Intended for healthcare professionals


Advance directives: questionnaire survey of NHS trusts

BMJ 2000; 320 doi: (Published 01 January 2000) Cite this as: BMJ 2000;320:24
  1. Peter Diggory, retired gynaecologista,
  2. Marion Judd (juddery{at}, clinical audit coordinatorb
  1. a 10 Campden Hill Square, London W8 7LB
  2. b 2 Torrington Gardens, London N11 2AB
  1. Correspondence to: M Judd
  • Accepted 7 September 1999

An advance directive gives patients the legal right to give or withhold consent to specific medical treatments prospectively. This provides them with some reassurance about the dying process being managed in accordance with their wishes. Apprehension could be further allayed if it were known that the legal status of advance directives was consistently applied across the NHS.

Guidance on advance statements about medical treatment was initially published by the BMA in 1995.1 The legally binding status of advance directives was reiterated by Luttrell in 1996.2 Nevertheless, in 1998 a survey of 214 general practitioners found that only 49% were aware that advance directives carry legal force.3 In 1999 the NHS Executive issued guidance on withholding consent to treatment4 and the General Medical Council issued guidance on the current legal position on advance directives.5 It remains unclear how NHS trusts have responded to this guidance and to what extent people can expect that their advance directive would be respected if they were an NHS patient who was dying.

Responses to questionnaire from 247trusts on advance directives. Figures are numbers (percentages) of responses

View this table:

We carried out a survey to discover what provision trusts have made to recognise advance directives through actual or intended development of policies.

Methods and results

We developed a questionnaire and sent it with a covering letter explaining the background and objectives of the study to chief executives or medical directors of 463 NHS trusts. We received responses from 247 (53%) trusts (table)—for acute services (121), community services (55), and acute and community services combined (52); children (3); mental health and learning difficulties (9); and other services (7). Results showed that 37 trusts had already developed policies; 87 intended to or were in the process of doing so; 187 believed that national guidelines would be useful; 129 had requested illustrative copies of trust guidelines; and 70 did not intend to develop policies.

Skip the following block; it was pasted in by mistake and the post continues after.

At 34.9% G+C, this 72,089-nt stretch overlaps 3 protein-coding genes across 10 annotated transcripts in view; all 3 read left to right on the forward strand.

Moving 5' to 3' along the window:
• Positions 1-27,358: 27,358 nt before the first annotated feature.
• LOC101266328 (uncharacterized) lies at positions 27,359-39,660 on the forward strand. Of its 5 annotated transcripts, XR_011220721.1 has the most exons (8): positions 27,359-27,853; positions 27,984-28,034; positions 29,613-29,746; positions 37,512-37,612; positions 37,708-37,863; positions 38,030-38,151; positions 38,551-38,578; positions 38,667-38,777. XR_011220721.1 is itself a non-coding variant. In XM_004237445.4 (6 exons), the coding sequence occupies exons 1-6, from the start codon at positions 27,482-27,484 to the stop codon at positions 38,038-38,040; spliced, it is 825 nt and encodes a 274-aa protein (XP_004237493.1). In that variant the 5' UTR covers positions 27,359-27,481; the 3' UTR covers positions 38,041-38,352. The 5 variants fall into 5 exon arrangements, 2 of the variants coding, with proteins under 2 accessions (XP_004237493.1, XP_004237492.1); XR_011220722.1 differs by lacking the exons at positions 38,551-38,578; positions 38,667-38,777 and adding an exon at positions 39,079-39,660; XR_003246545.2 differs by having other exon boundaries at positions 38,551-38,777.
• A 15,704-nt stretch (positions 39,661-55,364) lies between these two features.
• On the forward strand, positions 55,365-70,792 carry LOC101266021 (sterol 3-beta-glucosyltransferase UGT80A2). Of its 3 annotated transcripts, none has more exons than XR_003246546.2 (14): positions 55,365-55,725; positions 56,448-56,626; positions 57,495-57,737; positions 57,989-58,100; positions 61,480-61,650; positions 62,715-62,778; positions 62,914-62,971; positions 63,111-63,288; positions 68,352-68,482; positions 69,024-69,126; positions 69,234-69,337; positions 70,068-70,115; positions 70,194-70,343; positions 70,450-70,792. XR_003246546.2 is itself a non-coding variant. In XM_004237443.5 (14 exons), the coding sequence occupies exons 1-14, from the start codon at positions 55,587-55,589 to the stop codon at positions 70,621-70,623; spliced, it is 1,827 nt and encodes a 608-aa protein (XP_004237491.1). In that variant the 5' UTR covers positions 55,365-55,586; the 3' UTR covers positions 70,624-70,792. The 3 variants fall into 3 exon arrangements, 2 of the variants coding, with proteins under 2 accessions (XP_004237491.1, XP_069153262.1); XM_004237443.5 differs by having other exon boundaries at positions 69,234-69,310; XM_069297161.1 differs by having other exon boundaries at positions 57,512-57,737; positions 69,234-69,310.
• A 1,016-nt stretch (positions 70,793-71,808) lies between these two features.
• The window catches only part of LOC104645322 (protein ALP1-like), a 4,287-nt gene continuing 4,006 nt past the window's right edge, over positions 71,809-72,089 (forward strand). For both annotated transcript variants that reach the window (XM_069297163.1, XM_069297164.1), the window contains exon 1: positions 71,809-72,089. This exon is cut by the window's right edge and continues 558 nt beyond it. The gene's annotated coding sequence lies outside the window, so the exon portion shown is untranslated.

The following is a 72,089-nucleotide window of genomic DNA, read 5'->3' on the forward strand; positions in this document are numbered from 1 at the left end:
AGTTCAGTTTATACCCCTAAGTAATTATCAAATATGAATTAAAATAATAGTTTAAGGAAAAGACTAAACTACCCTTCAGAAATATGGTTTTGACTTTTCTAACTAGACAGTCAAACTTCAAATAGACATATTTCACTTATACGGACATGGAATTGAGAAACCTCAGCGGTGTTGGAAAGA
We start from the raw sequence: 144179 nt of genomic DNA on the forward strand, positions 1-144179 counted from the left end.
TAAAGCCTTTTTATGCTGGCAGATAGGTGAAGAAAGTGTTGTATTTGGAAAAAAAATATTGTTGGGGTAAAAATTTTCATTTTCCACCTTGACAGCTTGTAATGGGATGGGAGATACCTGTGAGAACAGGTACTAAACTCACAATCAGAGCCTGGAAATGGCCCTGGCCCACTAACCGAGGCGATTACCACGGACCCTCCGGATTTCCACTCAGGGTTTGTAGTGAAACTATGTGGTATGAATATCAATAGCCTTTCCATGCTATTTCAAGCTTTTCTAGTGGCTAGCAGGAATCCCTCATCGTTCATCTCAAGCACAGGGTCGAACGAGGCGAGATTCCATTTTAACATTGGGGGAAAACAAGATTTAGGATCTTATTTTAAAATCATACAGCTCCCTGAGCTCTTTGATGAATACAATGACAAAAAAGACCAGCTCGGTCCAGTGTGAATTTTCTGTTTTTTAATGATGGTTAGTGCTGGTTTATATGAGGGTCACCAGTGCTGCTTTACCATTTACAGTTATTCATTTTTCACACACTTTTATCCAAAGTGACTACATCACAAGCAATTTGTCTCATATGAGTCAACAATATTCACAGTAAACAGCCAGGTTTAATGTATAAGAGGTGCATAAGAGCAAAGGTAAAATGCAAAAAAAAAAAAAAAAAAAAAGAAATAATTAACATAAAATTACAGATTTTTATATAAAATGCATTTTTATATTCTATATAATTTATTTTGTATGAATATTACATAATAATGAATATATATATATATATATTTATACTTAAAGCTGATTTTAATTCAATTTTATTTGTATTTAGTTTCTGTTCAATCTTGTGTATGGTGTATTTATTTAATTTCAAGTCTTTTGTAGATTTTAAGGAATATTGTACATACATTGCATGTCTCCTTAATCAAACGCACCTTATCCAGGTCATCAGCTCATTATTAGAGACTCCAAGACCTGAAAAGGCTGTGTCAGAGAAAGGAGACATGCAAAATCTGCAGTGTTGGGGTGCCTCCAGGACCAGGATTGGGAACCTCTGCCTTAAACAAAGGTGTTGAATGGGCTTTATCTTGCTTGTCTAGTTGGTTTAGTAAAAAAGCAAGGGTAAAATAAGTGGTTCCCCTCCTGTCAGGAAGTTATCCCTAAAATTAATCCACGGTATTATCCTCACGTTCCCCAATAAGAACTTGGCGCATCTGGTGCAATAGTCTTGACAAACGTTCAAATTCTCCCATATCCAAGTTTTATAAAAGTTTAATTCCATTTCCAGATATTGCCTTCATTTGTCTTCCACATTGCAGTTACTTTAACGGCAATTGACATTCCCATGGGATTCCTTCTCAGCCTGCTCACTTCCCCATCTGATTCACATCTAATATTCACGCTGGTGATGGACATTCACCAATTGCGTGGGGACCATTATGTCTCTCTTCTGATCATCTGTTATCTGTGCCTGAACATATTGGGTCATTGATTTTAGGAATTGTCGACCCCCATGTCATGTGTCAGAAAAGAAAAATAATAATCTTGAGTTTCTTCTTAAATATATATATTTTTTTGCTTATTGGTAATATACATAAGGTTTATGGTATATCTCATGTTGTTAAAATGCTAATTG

Most of the 37 trusts that had already developed a policy provided acute services; nine provided both acute and community services. Seventeen of these trusts provided their policies for analysis. Content analysis showed that the policies varied widely in approach, content, and consistency in understanding of the legal issues.

Of the 124 trusts that had developed or intended to develop policies, 98 provided acute services alone or combined acute and community services. Nearly one third of trusts that had already developed a policy provided information on how advance directives may be drawn up and guidance for any staff who feel unable to comply with their policy. One fifth of these advised patients to notify staff about their advance directive and provided legal guidance for staff.

Of the 70 trusts not intending to develop policies, 43 provided acute services, where a policy on advance directives is likely to be appropriate. Sixty three expressed interest in the development of national guidelines.

Altogether 187 trusts that responded believed that national guidelines on advance directives would be useful. Only half, however, indicated that they were taking action.


Around one quarter of all NHS trusts, mainly those providing acute services, had developed or intended to develop policies on advance directives. Few trusts provided information and advice for patients about advance directives. None routinely advised patients that advance directives may be discussed with ward staff.

Requests for copies of specimen trust guidelines indicated a generally high level of interest, but the number of acute trusts with no plans or intention to develop their own policy is a matter for concern. Although only half the trusts that responded were currently taking action, three quarters were in favour of national guidelines, which suggests that more trusts would consider addressing the issue if national guidelines were available.

National guidelines should be developed to support a consistent approach to end of life care across the NHS for patients with advance directives.


We thank the medical directors, directors of nursing, and others who responded on behalf of their trusts; trusts that provided copies of their policies; and the East Yorkshire Community NHS Trust, which allowed its policy to be circulated as an illustrative example

Contributors: The paper was written jointly by both authors. MJ had the original idea for the study. The questionnaire was developed jointly by PD and MJ. PD collated the responses and MJ analysed the data. MJ is the guarantor for this paper.


  • Funding No funding was obtained for the study. The Voluntary Euthanasia Society provided postage, paper, and help with distribution.

  • Competing interests The authors are members of the Voluntary Euthanasia Society and Doctors for Assisted Dying.


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